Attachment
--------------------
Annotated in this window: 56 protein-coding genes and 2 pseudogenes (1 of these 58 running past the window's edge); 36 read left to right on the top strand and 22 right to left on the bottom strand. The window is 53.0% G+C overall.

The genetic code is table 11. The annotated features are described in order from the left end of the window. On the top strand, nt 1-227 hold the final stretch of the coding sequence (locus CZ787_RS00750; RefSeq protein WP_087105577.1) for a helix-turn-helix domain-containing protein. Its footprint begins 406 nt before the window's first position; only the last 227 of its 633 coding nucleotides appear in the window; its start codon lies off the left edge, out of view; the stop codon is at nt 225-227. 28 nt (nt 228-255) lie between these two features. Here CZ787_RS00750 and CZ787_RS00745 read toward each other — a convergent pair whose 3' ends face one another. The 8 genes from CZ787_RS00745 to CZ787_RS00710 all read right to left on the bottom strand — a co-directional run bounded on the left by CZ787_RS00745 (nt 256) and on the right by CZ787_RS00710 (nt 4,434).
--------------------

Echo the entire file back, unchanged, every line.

Annotated in this window: 56 protein-coding genes and 2 pseudogenes (1 of these 58 running past the window's edge); 36 read left to right on the top strand and 22 right to left on the bottom strand. The window is 53.0% G+C overall.

The genetic code is table 11. The annotated features are described in order from the left end of the window. On the top strand, nt 1-227 hold the final stretch of the coding sequence (locus CZ787_RS00750; RefSeq protein WP_087105577.1) for a helix-turn-helix domain-containing protein. Its footprint begins 406 nt before the window's first position; only the last 227 of its 633 coding nucleotides appear in the window; its start codon lies off the left edge, out of view; the stop codon is at nt 225-227. 28 nt (nt 228-255) lie between these two features. Here CZ787_RS00750 and CZ787_RS00745 read toward each other — a convergent pair whose 3' ends face one another. The 8 genes from CZ787_RS00745 to CZ787_RS00710 all read right to left on the bottom strand — a co-directional run bounded on the left by CZ787_RS00745 (nt 256) and on the right by CZ787_RS00710 (nt 4,434).